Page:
While it is ideal for all sectors to be profitable it is not always possible, Peel said. High corn prices subtract from the bottom line of cattle feeders, as an example.
“On balance, it is a complex issue, the timing of each sector is different,” he said. “There tends to be one segment in a better place while the other is worse off. Over time they tend to work out.”
Peel agrees that is important for Congress to weigh in and hold hearings and he notes the multiple “black swans” from the Tyson fire to COVID-19 are most known but JBS also experienced a cybersecurity attack in late May, and a fire in Grand Island shut down production at a major plant for a day.
When black swan events occur markets react quicker, too, he said.
Inflation on the rise
Tonsor and Peel both said all the issues and challenges come at a time when the inflation and higher food prices has caught the attention of the White House and Congress. The annual inflation has now gone up over 5% and that has caught the eyes of many who seek to find root causes.
National Economic Council Director Brian Deese linked double-digit increases at the grocery stores this past summer to the significant increases in beef, pork and poultry pricing. Deese references that in the protein industries anywhere from 55% to 85% of the market is controlled by the top four producers in those industries.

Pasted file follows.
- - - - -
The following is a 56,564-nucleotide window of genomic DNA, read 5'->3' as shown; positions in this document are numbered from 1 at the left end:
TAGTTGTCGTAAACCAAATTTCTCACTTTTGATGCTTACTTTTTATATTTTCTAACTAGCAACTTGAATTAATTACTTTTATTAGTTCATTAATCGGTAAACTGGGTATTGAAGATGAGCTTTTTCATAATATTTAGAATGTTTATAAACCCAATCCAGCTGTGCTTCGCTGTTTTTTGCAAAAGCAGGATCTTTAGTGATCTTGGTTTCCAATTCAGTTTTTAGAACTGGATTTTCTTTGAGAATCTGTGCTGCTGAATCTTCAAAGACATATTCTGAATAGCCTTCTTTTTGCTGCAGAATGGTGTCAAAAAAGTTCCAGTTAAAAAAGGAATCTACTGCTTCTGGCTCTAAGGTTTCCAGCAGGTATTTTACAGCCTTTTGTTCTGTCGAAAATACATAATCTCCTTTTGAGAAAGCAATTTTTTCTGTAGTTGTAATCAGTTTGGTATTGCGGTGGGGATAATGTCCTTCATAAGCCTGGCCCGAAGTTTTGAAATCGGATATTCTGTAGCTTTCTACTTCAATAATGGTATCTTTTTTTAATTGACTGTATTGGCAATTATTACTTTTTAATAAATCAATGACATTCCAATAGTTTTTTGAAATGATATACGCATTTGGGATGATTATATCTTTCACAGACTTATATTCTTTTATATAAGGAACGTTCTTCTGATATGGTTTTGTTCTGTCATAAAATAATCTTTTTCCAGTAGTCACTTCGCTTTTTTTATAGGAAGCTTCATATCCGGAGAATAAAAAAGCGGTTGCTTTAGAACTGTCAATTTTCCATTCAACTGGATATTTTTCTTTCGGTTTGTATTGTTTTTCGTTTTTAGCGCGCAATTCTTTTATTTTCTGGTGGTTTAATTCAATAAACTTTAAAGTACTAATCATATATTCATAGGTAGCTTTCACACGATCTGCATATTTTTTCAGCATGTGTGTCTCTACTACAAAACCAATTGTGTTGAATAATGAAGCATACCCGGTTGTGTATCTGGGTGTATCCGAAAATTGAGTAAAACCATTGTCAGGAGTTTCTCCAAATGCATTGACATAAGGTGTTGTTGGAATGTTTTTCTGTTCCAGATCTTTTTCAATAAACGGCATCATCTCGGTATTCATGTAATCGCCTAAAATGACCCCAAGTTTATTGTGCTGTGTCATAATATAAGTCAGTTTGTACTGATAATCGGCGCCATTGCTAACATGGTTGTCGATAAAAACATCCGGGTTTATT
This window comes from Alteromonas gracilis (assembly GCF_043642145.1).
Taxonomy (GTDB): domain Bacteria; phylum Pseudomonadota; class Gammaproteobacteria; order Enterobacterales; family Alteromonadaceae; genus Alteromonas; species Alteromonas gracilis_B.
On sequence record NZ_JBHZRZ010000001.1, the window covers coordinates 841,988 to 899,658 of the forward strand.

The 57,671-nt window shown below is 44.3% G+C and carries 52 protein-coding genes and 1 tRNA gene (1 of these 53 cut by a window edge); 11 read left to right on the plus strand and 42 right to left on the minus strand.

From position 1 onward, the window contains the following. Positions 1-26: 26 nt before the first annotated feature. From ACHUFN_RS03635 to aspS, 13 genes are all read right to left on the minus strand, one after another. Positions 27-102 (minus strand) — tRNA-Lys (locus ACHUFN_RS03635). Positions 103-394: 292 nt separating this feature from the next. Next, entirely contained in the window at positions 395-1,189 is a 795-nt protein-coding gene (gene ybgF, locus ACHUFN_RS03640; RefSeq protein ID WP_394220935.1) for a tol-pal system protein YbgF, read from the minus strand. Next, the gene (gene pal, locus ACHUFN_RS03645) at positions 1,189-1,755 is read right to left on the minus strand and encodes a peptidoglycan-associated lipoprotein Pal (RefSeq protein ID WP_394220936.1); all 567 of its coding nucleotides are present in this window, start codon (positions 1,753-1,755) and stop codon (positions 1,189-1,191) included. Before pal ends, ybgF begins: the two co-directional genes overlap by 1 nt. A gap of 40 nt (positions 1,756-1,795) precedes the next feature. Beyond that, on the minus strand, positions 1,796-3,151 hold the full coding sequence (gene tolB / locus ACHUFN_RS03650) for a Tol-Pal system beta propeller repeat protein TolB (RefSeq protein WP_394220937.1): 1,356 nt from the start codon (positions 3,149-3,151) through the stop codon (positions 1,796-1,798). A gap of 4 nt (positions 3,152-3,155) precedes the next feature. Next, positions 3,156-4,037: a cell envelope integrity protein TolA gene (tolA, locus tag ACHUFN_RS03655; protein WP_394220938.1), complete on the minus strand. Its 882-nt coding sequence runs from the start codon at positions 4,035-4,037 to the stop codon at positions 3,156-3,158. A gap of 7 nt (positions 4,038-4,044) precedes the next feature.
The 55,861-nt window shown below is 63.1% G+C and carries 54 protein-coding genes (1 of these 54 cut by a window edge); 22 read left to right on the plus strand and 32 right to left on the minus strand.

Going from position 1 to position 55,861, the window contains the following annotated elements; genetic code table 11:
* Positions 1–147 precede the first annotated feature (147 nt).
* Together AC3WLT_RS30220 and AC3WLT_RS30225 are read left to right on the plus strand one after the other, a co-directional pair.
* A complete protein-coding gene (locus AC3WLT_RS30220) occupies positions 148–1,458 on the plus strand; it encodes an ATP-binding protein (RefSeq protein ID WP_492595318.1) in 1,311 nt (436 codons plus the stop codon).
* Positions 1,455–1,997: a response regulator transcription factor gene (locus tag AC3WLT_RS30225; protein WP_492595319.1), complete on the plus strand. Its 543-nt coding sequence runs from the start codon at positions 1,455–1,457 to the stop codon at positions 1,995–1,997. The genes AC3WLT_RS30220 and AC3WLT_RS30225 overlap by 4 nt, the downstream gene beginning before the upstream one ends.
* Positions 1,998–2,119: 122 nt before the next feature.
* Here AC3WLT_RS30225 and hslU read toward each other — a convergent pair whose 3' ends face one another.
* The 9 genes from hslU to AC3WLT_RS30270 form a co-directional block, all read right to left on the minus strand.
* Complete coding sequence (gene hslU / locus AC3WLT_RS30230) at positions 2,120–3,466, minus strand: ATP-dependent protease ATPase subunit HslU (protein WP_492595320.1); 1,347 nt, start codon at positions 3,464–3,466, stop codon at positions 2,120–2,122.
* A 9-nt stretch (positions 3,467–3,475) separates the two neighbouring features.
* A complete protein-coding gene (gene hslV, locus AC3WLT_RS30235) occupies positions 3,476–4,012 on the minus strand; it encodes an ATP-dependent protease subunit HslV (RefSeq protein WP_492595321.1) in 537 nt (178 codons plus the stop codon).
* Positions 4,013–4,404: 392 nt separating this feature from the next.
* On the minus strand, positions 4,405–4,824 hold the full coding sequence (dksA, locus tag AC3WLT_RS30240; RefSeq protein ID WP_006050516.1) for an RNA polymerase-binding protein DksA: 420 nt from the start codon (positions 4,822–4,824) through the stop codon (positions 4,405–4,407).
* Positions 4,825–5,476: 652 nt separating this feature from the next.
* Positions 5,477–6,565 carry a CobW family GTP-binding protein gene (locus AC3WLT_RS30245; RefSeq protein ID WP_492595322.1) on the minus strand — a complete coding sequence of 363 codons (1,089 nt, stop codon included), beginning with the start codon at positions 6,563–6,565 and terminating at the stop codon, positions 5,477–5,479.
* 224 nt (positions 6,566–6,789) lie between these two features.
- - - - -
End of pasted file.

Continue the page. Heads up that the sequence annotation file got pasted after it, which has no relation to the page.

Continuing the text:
“When you see that level of consolidation and the increase in prices, it raises concern about pandemic profiteering—about companies that are driving price increases in a way that hurts consumers who are going to the grocery tore, and also isn’t benefiting the actual producers—the farmers and ranchers—that are growing the product,” Deese said.
Tyson Foods has come out strongly to disagree with assertions by the Biden administration that food inflation is driven by industry consolidation. Tyson stated in a news release the increase in the price of beef is due to unprecedented market conditions.
“Multiple, unprecedented market shocks, including a global pandemic and severe weather conditions, led to an unexpected and drastic supply in meat processors’ abilities to operate at full capacity. This led to an oversupply of live cattle and an undersupply of beef, while demand for beef products was at an all-time high. So, as a result, the price for cattle fell, while the price for beef rose.”
Now prices paid to cattle producers are rising, according to the company statement issued in September.
Tyson said, “It is inaccurate to suggest that consolidation in the meat processing industry is leading to higher prices for consumers. In fact, evidence of healthy competition can also be found by looking at historical outcomes. For example, we have seen a rise in availability and quality of beef, while the price has become more affordable over the past quarter century; data shows that while the concentration of the industry has remained relatively constant for close to 30 years, quality has significantly improved.”